Sita Gaia xox

 

 

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Sita Gaia VS. Anxiety

Hey bb’s,

Stressed-out-anxious-woman-980x654I overbooked my schedule this week and now I am exhausted. That caused two seizures so now I am too anxious to leave the house. This is so shitty when it gets like that. I had plans to see my mum and get pedicures for an early mother’s day gift, see a friend who is going back to the UK forever on Saturday, and help my fiancee with groceries.

Let’s say one thing: sometimes I go into overdrive and feel I need to be as “productive” as a person without a chronic illness. That’s what fucks me over and I still haven’t learned the lesson, but sometimes I still feel the need to do try harder and harder.

Honestly, all I wanted to do was see Melissa McCarthy’s new movie tonight and chill. Yas I love her, as she is fucking hilarious.  I rewatch her really old show (that, let’s be really is problematic) Mike and Molly because it’s funny.

I hate the anxiety that comes with epilepsy. Yes there are tons of things that can combat it, such as meditation (and I meditate daily), but it’s a reality. I know that. It pisses me off. I hate staying at home all day as I at least like walking down three blocks to the Starbucks but it makes me anxious, and my fiancee anxious. Yeah, I know that dwelling on it doesn’t help, but I’m not happy with how my day is turning out.

Lots of love,

Sita Gaia

What I Want my Amazing Health Team to Know

SpoonsFirst off, I have an amazing health team to help treat my Refractory Epilepsy.     I have a top notch epileptologist, Vagus Nerve Specialist who comes in from out of town once a month, an epilepsy nurse who is fantastic, a neuropsychiatrist who I see every 6 months, and a psychologist who I see once a month. Plus I would like to add my family and friends. Whew! What an amazing  team!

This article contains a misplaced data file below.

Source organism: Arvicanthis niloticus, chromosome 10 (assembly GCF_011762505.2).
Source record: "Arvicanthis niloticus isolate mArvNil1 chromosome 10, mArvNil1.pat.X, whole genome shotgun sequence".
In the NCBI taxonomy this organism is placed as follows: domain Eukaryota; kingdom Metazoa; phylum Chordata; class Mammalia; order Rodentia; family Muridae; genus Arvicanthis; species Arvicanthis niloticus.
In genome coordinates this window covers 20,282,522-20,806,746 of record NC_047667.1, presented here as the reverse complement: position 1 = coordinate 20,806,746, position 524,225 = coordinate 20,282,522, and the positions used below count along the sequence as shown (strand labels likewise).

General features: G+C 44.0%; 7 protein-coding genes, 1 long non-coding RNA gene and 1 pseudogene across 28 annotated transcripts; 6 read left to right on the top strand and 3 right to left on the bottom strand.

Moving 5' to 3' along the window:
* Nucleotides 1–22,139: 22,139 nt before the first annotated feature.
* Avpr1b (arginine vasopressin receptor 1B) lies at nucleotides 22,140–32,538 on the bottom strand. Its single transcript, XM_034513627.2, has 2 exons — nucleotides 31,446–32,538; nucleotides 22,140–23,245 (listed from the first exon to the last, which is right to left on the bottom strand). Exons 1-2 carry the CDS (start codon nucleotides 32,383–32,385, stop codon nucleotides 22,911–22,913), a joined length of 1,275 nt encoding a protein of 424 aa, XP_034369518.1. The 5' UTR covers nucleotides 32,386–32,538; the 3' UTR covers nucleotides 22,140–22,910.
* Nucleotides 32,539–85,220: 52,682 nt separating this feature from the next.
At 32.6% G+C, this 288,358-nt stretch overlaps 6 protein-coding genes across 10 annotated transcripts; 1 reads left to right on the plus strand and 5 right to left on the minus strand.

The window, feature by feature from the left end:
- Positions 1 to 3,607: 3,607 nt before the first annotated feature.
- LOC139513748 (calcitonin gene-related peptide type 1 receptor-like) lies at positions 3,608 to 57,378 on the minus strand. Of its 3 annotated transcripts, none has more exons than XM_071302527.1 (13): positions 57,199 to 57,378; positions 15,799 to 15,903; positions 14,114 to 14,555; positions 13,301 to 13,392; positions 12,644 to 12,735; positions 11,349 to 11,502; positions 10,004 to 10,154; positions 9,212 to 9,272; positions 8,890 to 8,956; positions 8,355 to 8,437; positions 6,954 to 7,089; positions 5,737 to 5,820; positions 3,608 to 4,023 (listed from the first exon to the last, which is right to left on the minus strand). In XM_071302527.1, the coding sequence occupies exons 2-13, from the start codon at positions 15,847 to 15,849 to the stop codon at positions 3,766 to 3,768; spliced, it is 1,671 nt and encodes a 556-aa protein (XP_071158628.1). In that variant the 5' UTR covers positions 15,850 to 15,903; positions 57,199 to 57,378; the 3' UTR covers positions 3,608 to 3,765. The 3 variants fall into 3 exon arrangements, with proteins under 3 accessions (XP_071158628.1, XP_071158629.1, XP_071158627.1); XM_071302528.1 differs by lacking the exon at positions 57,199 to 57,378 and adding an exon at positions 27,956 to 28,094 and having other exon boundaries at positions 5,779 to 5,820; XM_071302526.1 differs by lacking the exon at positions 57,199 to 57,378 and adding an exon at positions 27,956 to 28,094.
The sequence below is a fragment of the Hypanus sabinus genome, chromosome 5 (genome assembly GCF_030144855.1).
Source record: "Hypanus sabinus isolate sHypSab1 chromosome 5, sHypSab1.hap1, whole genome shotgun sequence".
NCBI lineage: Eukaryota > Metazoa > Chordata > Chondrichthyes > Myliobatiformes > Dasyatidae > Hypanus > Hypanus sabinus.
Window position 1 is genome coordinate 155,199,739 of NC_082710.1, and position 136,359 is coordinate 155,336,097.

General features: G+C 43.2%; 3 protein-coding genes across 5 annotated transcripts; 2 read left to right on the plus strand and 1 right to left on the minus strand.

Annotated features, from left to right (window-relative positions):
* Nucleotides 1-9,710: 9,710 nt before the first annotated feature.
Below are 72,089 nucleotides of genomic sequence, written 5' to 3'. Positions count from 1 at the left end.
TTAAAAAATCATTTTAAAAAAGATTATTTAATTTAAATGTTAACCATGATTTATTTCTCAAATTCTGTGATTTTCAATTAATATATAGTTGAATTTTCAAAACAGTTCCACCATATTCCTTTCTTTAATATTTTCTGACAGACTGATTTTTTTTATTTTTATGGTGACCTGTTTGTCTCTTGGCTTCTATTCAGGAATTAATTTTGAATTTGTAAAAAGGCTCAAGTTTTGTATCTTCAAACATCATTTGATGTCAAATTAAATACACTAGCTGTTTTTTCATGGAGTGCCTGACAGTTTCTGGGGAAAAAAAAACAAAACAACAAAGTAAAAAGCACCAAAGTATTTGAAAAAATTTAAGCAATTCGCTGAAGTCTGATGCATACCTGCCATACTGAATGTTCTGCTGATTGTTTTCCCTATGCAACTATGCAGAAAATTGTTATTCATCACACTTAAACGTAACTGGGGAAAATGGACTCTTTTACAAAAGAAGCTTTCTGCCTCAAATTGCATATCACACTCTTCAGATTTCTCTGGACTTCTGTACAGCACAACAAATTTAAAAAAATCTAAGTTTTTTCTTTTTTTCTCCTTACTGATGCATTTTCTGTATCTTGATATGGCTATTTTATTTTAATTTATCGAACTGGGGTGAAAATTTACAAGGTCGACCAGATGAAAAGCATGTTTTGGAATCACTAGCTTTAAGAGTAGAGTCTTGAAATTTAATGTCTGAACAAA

Although my epileptic seizures are under pretty good control now (HALLELUJAH!) there are things I need my team to know.  Epilepsy is not just seizures.  Epilepsy now for me means counting my spoons ever so carefully. If you don’t know what the spoon theory is, check it out here: the spoon theory.

I always need to make sure that I don’t over-book my agenda. If I have appointments that week, I really can’t over socialize. I also need to  make sure I have time to help my fiancee around the house and grocery shop on the weekends.

So, health team, I need you to know that I struggle with anxiety and depression, despite the fact that my seizures are much better controlled. I need to opt out of things last minute if I am feeling exhausted. I am doing my absolute best, but sometimes that means combating the depression or anxiety that looms over my head on a regular basis.  Just because the seizures are gone, there are still things that I need to work with. Don’t pity me, I just need you to know.  I am a chronic illness warrior, so I keep fighting the good fight.

Thank you for doing all of the amazing work that you do! I couldn’t get through it without all of you!!

Love,
Sita Gaia

Have You Fallen Into the Depression Trap?

Halle-f*ing-luah! I made it out of the house! I have been struggling a lot with depression again as it has decided to loom it’s ugly head.
If you have never had any depressive episodes, first of all knock on wood immediately. In my talking with my mental health crap, everyone experiences it very differently.
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My depression is like a wet towel. It’s not cold, but very heavy. I mean, have you ever tried carrying around a sopping wet towel? Not too comfortable. At the same time, I don’t feel super happy or sad. I just can’t really feel anything. Ask me to meet you somewhere last minute? Forget it. It is very hard carrying my body around- and I think people feel this regardless of their weight.